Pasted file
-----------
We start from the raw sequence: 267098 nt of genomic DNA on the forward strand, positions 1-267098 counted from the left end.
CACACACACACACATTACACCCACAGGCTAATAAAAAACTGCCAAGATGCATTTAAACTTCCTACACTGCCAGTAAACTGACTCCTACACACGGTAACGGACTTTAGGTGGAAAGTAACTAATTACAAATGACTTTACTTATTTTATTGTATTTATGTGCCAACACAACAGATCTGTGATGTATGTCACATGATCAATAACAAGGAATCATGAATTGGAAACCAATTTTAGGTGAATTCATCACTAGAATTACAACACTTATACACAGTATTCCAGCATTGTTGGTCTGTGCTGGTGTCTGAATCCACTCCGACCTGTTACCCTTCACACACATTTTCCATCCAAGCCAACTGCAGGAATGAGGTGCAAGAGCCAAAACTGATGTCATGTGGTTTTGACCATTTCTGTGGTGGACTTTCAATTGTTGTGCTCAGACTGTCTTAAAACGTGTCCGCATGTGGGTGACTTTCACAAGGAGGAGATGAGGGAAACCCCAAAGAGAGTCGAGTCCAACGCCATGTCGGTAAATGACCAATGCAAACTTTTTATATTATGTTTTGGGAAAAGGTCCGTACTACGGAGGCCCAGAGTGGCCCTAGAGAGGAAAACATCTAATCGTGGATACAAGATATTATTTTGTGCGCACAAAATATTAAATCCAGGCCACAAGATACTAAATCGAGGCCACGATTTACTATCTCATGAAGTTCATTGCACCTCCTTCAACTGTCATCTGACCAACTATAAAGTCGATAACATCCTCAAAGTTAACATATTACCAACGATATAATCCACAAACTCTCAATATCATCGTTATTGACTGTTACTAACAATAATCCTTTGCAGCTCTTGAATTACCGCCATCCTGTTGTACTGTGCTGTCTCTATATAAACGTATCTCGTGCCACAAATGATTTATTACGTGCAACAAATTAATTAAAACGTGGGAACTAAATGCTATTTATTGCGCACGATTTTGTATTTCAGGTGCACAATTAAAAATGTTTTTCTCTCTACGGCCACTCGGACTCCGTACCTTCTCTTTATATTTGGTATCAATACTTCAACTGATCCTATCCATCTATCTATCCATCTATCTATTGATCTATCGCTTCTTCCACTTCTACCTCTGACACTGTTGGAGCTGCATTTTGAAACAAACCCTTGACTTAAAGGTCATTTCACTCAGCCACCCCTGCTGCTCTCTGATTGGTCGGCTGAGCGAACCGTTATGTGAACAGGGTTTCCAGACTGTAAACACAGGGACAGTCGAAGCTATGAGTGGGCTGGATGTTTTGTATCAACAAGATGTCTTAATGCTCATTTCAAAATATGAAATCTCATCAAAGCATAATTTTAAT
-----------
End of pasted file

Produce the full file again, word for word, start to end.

We start from the raw sequence: 267098 nt of genomic DNA on the forward strand, positions 1-267098 counted from the left end.
CACACACACACACATTACACCCACAGGCTAATAAAAAACTGCCAAGATGCATTTAAACTTCCTACACTGCCAGTAAACTGACTCCTACACACGGTAACGGACTTTAGGTGGAAAGTAACTAATTACAAATGACTTTACTTATTTTATTGTATTTATGTGCCAACACAACAGATCTGTGATGTATGTCACATGATCAATAACAAGGAATCATGAATTGGAAACCAATTTTAGGTGAATTCATCACTAGAATTACAACACTTATACACAGTATTCCAGCATTGTTGGTCTGTGCTGGTGTCTGAATCCACTCCGACCTGTTACCCTTCACACACATTTTCCATCCAAGCCAACTGCAGGAATGAGGTGCAAGAGCCAAAACTGATGTCATGTGGTTTTGACCATTTCTGTGGTGGACTTTCAATTGTTGTGCTCAGACTGTCTTAAAACGTGTCCGCATGTGGGTGACTTTCACAAGGAGGAGATGAGGGAAACCCCAAAGAGAGTCGAGTCCAACGCCATGTCGGTAAATGACCAATGCAAACTTTTTATATTATGTTTTGGGAAAAGGTCCGTACTACGGAGGCCCAGAGTGGCCCTAGAGAGGAAAACATCTAATCGTGGATACAAGATATTATTTTGTGCGCACAAAATATTAAATCCAGGCCACAAGATACTAAATCGAGGCCACGATTTACTATCTCATGAAGTTCATTGCACCTCCTTCAACTGTCATCTGACCAACTATAAAGTCGATAACATCCTCAAAGTTAACATATTACCAACGATATAATCCACAAACTCTCAATATCATCGTTATTGACTGTTACTAACAATAATCCTTTGCAGCTCTTGAATTACCGCCATCCTGTTGTACTGTGCTGTCTCTATATAAACGTATCTCGTGCCACAAATGATTTATTACGTGCAACAAATTAATTAAAACGTGGGAACTAAATGCTATTTATTGCGCACGATTTTGTATTTCAGGTGCACAATTAAAAATGTTTTTCTCTCTACGGCCACTCGGACTCCGTACCTTCTCTTTATATTTGGTATCAATACTTCAACTGATCCTATCCATCTATCTATCCATCTATCTATTGATCTATCGCTTCTTCCACTTCTACCTCTGACACTGTTGGAGCTGCATTTTGAAACAAACCCTTGACTTAAAGGTCATTTCACTCAGCCACCCCTGCTGCTCTCTGATTGGTCGGCTGAGCGAACCGTTATGTGAACAGGGTTTCCAGACTGTAAACACAGGGACAGTCGAAGCTATGAGTGGGCTGGATGTTTTGTATCAACAAGATGTCTTAATGCTCATTTCAAAATATGAAATCTCATCAAAGCATAATTTTAAT